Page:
GJ: How did you come to get involved in the York Literature Festival?

CS: I volunteer at the Oxfam Bookshop in York and in the run-up to the Festival we display their brochures for people to take. This was round about the time I had turned some extra chapters of the work which would become ‘The Price of Time’ into short stories. I leafed through a brochure during a lull in book sales and lo! They had a flash fiction competition! My entry got nowhere, but it did put me on their mailing-list.

When the call for volunteers came up the following year, I went along to help.

This year I’m being interviewed at one of the events. I shall be talking, among other things, about being a ‘lab rat’ for psychology experiments (and what these revealed about the subconscious), about the time I spent being dead (by the USA definition), and why the most basic assumption that underpins our system of economics gives this physicist nightmares.

GJ: Can you tell me about your blog? What do you blog about and what does it mean to you?

CS: I’ve been writing the blog –  – for nearly two years now. I put up new posts on Mondays, but some I miss.

It started out as straightforward reporting on some of the stranger new findings in science: ones that shed light upon the nature of Time, Consciousness; Perception… sometimes it bordered on the metaphysical. I began to add other observations: the strange choice of Winston Churchill quote reproduced on £5 notes being one such. There have also been months when I post something new – and simple – with more frequency: October 2017 had a haiku and picture every day, and the following month I put up 19 of the short comic poems called Clerihews. Most were topical: some still are. For example:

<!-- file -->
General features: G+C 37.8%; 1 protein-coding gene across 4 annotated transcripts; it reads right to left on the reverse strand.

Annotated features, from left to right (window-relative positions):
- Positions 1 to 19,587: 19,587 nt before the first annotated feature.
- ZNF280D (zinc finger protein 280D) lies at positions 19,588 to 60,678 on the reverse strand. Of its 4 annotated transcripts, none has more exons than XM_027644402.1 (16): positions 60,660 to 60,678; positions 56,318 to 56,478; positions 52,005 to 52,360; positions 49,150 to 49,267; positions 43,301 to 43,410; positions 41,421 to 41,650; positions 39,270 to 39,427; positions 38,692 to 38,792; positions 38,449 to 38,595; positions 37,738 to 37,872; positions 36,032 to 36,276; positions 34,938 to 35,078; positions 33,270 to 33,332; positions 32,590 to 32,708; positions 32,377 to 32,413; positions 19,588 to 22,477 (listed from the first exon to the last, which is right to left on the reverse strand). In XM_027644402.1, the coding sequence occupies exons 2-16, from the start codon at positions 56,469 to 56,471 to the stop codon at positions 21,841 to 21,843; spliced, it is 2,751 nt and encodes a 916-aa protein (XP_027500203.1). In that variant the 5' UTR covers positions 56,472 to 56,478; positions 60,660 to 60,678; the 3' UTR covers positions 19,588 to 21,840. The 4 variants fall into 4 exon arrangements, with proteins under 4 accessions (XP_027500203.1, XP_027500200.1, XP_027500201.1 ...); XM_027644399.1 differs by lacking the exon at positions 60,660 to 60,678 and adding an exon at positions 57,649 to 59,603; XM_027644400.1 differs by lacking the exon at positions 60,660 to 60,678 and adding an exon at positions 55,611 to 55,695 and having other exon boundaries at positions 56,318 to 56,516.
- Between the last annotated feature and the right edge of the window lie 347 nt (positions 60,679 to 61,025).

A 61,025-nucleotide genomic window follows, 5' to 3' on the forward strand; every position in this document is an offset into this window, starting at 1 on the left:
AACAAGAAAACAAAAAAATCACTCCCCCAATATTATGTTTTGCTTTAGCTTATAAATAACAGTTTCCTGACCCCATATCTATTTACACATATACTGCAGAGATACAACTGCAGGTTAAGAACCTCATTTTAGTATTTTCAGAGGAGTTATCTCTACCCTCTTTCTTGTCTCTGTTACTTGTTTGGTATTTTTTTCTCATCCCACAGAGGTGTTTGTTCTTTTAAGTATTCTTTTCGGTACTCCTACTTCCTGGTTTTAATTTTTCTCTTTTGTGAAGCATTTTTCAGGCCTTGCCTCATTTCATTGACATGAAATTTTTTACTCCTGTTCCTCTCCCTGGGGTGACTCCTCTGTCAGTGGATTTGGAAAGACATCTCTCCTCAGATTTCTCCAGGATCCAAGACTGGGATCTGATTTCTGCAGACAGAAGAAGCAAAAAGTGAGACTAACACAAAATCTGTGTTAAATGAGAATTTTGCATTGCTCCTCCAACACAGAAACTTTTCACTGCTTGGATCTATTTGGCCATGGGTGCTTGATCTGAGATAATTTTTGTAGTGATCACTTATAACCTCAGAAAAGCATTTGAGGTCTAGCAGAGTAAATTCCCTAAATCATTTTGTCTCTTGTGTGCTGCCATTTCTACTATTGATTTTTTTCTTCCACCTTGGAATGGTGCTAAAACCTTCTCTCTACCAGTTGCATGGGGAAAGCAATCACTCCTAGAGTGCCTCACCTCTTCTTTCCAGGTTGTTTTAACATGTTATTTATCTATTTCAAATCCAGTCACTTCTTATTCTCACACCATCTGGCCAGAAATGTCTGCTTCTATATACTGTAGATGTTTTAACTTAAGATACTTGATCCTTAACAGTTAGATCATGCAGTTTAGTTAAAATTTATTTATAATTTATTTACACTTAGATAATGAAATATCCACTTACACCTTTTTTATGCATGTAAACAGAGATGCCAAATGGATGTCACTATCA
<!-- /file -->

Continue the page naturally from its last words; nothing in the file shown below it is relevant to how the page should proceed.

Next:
Angela Merkel

Can herd cats in a circle

Which she often has to do

For the E.U.

More recently it has become home for the background research for my writing: the facts behind the fiction. This has meant a return to science, but to a new field for me: Psychology. Specifically, I wanted to know more about the psychology underlying cruelty and obedience, which is one of the threads that runs through The Evening Lands and an issue that has troubled me since the age of about fifteen.

GJ: Can you tell me about The Evening Lands?

CS: The Evening Lands is the sequel to The Price of Time (in which Verity crosses the Atlantic to the USA fight against a new peril), and it has been accepted for publication by Rhetoric Askew, a small American publisher.

GJ: If you could talk to your 13 year old self what advice would you give?

CS: People are going to expect something profound and life-affirming here, aren’t they? Well, mine’s quite prosaic in comparison:

I have a subtle problem with my eyesight: one that nobody had spotted during my childhood – not even me! If you’re wondering how this could happen – how I could fail to notice a problem – it’s because it is astonishing how much ‘patching-in’ of missing information a brain can do without one’s ever being aware what’s going on in there. The extra work might account for some of the headaches I’ve had over the years…